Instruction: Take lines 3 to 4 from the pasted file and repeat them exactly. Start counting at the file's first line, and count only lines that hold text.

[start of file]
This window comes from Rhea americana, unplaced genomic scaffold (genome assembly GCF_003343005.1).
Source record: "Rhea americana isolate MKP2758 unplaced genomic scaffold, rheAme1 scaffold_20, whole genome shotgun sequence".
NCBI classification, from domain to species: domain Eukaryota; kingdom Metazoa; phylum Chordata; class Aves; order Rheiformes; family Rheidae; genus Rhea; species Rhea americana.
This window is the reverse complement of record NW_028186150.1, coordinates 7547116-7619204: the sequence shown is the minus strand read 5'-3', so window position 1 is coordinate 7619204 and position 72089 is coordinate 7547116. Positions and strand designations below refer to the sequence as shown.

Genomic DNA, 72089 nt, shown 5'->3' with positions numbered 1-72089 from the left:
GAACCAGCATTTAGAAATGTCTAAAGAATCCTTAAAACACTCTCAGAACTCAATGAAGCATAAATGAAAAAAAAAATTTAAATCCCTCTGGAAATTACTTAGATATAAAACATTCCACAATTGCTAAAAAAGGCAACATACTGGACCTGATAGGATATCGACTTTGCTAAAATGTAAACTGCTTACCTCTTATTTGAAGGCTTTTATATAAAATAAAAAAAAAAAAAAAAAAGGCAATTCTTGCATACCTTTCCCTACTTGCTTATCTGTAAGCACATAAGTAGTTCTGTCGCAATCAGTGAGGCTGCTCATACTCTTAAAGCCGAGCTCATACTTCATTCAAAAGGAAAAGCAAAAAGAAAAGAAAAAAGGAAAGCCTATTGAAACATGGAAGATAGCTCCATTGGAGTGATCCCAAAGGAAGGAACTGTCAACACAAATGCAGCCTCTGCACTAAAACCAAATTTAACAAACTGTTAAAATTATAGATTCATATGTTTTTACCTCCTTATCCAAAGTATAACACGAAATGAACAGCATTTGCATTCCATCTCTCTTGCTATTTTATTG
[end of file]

NCBI classification, from domain to species: domain Eukaryota; kingdom Metazoa; phylum Chordata; class Aves; order Rheiformes; family Rheidae; genus Rhea; species Rhea americana.
This window is the reverse complement of record NW_028186150.1, coordinates 7547116-7619204: the sequence shown is the minus strand read 5'-3', so window position 1 is coordinate 7619204 and position 72089 is coordinate 7547116. Positions and strand designations below refer to the sequence as shown.